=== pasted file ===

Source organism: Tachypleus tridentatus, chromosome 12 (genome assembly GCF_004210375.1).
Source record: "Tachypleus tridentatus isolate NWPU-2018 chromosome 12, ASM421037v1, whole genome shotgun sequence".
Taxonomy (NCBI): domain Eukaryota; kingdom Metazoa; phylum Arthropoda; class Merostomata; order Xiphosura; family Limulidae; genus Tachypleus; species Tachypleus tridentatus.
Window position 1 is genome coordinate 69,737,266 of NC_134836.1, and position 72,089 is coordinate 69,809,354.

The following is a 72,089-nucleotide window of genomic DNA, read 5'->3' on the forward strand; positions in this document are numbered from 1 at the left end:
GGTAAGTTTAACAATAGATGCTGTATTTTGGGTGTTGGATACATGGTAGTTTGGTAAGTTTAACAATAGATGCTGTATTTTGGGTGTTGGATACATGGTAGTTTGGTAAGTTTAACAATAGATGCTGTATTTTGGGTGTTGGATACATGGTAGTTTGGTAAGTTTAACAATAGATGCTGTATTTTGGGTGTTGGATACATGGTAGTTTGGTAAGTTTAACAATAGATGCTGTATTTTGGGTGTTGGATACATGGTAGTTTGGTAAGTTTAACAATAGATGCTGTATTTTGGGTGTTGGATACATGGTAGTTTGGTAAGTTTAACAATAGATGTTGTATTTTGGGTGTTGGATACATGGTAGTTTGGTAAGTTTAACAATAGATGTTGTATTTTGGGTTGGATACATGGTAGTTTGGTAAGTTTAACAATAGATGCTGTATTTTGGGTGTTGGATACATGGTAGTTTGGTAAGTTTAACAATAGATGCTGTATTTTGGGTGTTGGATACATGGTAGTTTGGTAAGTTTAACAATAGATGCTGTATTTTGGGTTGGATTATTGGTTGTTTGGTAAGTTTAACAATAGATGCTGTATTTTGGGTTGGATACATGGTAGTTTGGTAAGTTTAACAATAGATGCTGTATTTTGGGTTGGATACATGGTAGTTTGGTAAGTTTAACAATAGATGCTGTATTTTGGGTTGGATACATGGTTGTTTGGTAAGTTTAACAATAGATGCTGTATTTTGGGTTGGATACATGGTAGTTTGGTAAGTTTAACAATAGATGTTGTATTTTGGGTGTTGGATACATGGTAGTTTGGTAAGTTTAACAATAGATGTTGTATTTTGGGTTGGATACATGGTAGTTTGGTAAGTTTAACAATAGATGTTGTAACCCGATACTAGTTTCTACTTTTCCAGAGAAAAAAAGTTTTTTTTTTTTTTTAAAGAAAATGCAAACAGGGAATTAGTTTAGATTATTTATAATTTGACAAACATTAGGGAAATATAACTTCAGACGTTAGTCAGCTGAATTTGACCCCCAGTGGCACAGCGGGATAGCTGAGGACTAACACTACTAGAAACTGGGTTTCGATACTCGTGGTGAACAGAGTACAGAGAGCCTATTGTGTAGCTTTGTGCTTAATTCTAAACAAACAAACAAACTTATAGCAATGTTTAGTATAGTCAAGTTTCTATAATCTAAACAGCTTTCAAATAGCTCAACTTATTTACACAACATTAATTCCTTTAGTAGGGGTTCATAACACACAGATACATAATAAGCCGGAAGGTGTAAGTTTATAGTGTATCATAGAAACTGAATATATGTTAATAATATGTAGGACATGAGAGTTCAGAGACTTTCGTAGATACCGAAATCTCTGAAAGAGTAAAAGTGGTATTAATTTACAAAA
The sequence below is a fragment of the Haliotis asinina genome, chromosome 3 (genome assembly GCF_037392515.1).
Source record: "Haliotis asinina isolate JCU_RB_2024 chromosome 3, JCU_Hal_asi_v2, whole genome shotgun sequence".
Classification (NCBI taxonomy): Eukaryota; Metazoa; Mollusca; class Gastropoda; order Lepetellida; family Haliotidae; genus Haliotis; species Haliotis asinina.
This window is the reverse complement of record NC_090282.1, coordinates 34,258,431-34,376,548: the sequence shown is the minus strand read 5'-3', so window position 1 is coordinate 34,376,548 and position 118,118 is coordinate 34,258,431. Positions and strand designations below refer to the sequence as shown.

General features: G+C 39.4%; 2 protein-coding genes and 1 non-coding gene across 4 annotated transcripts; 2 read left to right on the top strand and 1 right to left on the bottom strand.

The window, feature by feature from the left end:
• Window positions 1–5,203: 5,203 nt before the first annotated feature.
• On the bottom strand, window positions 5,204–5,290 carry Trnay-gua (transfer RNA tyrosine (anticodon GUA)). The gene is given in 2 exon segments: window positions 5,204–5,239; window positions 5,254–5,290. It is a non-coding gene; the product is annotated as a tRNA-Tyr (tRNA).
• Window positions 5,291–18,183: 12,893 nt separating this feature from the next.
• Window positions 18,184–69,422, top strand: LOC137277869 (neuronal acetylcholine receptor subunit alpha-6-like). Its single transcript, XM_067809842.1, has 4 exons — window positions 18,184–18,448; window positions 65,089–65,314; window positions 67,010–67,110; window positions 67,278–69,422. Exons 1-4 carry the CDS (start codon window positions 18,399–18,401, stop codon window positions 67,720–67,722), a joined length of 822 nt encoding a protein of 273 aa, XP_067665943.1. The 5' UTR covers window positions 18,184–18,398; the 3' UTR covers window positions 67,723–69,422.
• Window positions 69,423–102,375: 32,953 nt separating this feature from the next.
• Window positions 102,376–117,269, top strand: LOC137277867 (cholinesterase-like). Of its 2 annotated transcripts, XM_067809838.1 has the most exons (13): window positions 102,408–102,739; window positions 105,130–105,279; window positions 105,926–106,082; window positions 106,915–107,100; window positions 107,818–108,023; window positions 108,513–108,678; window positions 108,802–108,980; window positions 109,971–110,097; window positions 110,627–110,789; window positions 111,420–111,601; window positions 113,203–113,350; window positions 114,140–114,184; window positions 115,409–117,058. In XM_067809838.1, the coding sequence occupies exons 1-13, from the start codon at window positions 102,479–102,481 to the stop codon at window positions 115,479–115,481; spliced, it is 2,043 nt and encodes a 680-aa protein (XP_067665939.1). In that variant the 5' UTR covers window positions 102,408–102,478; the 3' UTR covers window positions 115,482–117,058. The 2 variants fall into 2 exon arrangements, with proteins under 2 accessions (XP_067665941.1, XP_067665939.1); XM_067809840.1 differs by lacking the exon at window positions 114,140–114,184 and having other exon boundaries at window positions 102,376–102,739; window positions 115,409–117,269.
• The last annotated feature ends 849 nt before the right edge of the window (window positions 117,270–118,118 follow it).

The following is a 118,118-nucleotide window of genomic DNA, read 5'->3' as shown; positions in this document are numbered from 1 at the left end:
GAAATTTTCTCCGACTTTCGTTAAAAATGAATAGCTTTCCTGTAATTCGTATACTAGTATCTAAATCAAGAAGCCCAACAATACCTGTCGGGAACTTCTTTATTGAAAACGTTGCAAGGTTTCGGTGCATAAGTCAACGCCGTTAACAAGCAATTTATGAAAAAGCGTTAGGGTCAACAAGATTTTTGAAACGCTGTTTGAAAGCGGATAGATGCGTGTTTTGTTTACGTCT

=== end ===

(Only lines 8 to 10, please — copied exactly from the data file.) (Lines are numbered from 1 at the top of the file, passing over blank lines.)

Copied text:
Source record: "Haliotis asinina isolate JCU_RB_2024 chromosome 3, JCU_Hal_asi_v2, whole genome shotgun sequence".
Classification (NCBI taxonomy): Eukaryota; Metazoa; Mollusca; class Gastropoda; order Lepetellida; family Haliotidae; genus Haliotis; species Haliotis asinina.
This window is the reverse complement of record NC_090282.1, coordinates 34,258,431-34,376,548: the sequence shown is the minus strand read 5'-3', so window position 1 is coordinate 34,376,548 and position 118,118 is coordinate 34,258,431. Positions and strand designations below refer to the sequence as shown.